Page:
The Communications Decency Act is headed full speed toward the Supreme Court as the two main groups opposing the landmark law file their briefs tomorrow.
Briefs from the American Civil Liberties Union and the Citizens Internet Empowerment Coalition will outline their legal strategy against the Justice Department's appeal to a federal court decision last June that blocked the CDA on grounds that it is unconstitutional.
Although the two cases are consolidated, each legal team will file separate briefs, as they did in the original case. The ACLU represents an alliance of nonprofit public-interest groups, while the citizens coalition includes the American Library Association, publishers, and Internet companies, as well as civil liberties organizations.
The Supreme Court will test the CDA in the historic case, Reno vs. ACLU, on March 19. At the same time, two bills are moving through Congress to throw out parts of the communications law.
While the CDA has often been called the ultimate test case for the future of free speech on the Internet, it represents only one step in the governance of cyberspace. The Net continues to face regulatory efforts on multiple fronts, including the copyrights, taxes, and trademarks.
The ACLU filed its intial legal challenge to the CDA on February 8, 1996--the day it was signed into law by President Clinton.
The civil rights group argued in that the CDA violated First Amendment rights in a provision that made it illegal to knowingly transmit indecent material to minors over the Net. Two terms used in the law--"indecency" and "patently offensive"--were unconstitutionally overbroad and vague, the ACLU said.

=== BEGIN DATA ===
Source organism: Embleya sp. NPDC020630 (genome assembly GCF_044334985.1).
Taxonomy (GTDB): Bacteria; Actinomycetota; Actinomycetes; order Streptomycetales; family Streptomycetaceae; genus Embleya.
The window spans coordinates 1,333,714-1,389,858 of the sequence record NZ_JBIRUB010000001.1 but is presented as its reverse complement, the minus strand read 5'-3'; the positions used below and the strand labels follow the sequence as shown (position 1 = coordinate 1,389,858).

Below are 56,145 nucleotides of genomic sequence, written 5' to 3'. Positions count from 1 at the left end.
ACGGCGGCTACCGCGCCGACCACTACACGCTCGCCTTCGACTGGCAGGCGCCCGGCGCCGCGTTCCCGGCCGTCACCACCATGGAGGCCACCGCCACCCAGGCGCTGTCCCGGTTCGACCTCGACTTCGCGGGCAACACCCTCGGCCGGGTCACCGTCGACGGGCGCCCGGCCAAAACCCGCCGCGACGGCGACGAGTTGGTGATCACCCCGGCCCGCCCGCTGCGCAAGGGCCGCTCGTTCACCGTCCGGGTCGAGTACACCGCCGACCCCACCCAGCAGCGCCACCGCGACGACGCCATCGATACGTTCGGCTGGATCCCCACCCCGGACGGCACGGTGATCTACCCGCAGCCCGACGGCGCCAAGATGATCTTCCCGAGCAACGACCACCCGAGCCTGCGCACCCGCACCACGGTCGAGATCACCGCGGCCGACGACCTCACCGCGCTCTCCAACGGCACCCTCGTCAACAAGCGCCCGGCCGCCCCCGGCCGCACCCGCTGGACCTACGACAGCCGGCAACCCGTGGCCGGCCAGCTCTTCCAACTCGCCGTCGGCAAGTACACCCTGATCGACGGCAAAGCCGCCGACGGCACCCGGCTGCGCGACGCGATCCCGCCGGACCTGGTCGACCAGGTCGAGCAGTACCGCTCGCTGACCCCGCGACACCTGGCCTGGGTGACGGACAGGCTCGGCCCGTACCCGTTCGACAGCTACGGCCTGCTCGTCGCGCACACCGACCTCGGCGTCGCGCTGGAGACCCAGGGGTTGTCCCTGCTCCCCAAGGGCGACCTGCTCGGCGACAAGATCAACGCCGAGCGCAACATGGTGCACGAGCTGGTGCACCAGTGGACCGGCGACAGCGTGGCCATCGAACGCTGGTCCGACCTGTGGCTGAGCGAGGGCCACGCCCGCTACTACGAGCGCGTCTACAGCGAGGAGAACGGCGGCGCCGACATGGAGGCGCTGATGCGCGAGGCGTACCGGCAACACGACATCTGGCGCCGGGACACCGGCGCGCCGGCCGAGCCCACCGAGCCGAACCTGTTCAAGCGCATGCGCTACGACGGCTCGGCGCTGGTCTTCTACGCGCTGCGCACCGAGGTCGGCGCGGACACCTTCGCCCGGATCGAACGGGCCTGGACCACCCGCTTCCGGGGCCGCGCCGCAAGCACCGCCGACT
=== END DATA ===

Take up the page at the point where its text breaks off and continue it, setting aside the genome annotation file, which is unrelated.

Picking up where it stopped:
The Citizens Internet Empowerment Coalition filed its lawsuit against the CDA on February 26, 1996, stating that the CDA "threatens the very existence of the Internet as a viable medium for free expression, education, and commerce" and needed "protections at least as broad as those afforded to print media." The coalition's lawyers, led by the ALA, also addressed the idea of parents protecting their children from indecency with technology, not government regulation.
The briefs submitted tomorrow to the Supreme Court will likely repeat most of those arguments, made before a three-judge federal panel in Philadelphia, in addition to rebuttals to a 60-page brief filed by the government January 21.
The government's case has shifted from its argument in the first hearing, when it said people wouldn't be prosecuted if they used age-verification systems--and, therefore, the CDA didn't infringe on adults' rights to download and distribute pornography among themselves. The brief to the Supreme Court, however, focuses more on the underlying constitutionality of the statute.
Delivered by Acting Solicitor General Walter Dellinger, the government's new brief established the government's basic argument: that the CDA is constitutional because the First Amendment does not protect a right to distribute pornography to minors.
"Much of the Internet's potential as an educational and informational resource will be wasted, however, if people are unwilling to avail themselves of its benefits because they do not want their children to be harmed by exposure to patently offensive sexually explicit material," the brief stated.
In addition, Justice Department attorneys are expected to argue that children generally can't make informed choices about whether to view indecent material, so the government has the right to censor certain material to protect them.
Violators of the law faced up to two years in jail and a $250,000 fine.